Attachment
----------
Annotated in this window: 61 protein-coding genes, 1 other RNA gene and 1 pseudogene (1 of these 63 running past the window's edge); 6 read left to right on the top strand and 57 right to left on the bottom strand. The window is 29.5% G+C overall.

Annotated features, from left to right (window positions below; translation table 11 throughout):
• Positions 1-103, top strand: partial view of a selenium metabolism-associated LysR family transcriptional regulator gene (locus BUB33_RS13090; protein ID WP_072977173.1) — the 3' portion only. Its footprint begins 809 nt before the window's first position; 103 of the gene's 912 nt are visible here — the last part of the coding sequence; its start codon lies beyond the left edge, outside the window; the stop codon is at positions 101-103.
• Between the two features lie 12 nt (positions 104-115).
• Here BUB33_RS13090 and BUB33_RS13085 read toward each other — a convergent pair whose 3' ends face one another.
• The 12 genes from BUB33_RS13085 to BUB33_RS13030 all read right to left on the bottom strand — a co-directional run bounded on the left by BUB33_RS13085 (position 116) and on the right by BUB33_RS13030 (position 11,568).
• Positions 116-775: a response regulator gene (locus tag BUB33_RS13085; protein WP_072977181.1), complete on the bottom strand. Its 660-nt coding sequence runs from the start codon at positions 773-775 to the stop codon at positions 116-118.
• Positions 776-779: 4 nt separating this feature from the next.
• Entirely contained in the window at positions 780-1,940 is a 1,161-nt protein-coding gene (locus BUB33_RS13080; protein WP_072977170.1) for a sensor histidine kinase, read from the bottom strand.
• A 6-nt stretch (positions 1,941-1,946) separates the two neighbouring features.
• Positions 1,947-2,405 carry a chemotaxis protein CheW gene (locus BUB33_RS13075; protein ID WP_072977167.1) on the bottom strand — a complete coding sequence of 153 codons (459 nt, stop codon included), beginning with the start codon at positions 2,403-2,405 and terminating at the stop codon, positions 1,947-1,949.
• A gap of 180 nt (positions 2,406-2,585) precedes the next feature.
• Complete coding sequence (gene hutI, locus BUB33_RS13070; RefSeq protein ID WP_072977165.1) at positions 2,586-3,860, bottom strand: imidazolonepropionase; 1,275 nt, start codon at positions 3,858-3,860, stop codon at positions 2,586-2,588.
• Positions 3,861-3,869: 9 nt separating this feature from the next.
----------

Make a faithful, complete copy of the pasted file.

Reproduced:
Annotated in this window: 61 protein-coding genes, 1 other RNA gene and 1 pseudogene (1 of these 63 running past the window's edge); 6 read left to right on the top strand and 57 right to left on the bottom strand. The window is 29.5% G+C overall.

Annotated features, from left to right (window positions below; translation table 11 throughout):
• Positions 1-103, top strand: partial view of a selenium metabolism-associated LysR family transcriptional regulator gene (locus BUB33_RS13090; protein ID WP_072977173.1) — the 3' portion only. Its footprint begins 809 nt before the window's first position; 103 of the gene's 912 nt are visible here — the last part of the coding sequence; its start codon lies beyond the left edge, outside the window; the stop codon is at positions 101-103.
• Between the two features lie 12 nt (positions 104-115).
• Here BUB33_RS13090 and BUB33_RS13085 read toward each other — a convergent pair whose 3' ends face one another.
• The 12 genes from BUB33_RS13085 to BUB33_RS13030 all read right to left on the bottom strand — a co-directional run bounded on the left by BUB33_RS13085 (position 116) and on the right by BUB33_RS13030 (position 11,568).
• Positions 116-775: a response regulator gene (locus tag BUB33_RS13085; protein WP_072977181.1), complete on the bottom strand. Its 660-nt coding sequence runs from the start codon at positions 773-775 to the stop codon at positions 116-118.
• Positions 776-779: 4 nt separating this feature from the next.
• Entirely contained in the window at positions 780-1,940 is a 1,161-nt protein-coding gene (locus BUB33_RS13080; protein WP_072977170.1) for a sensor histidine kinase, read from the bottom strand.
• A 6-nt stretch (positions 1,941-1,946) separates the two neighbouring features.
• Positions 1,947-2,405 carry a chemotaxis protein CheW gene (locus BUB33_RS13075; protein ID WP_072977167.1) on the bottom strand — a complete coding sequence of 153 codons (459 nt, stop codon included), beginning with the start codon at positions 2,403-2,405 and terminating at the stop codon, positions 1,947-1,949.
• A gap of 180 nt (positions 2,406-2,585) precedes the next feature.
• Complete coding sequence (gene hutI, locus BUB33_RS13070; RefSeq protein ID WP_072977165.1) at positions 2,586-3,860, bottom strand: imidazolonepropionase; 1,275 nt, start codon at positions 3,858-3,860, stop codon at positions 2,586-2,588.
• Positions 3,861-3,869: 9 nt separating this feature from the next.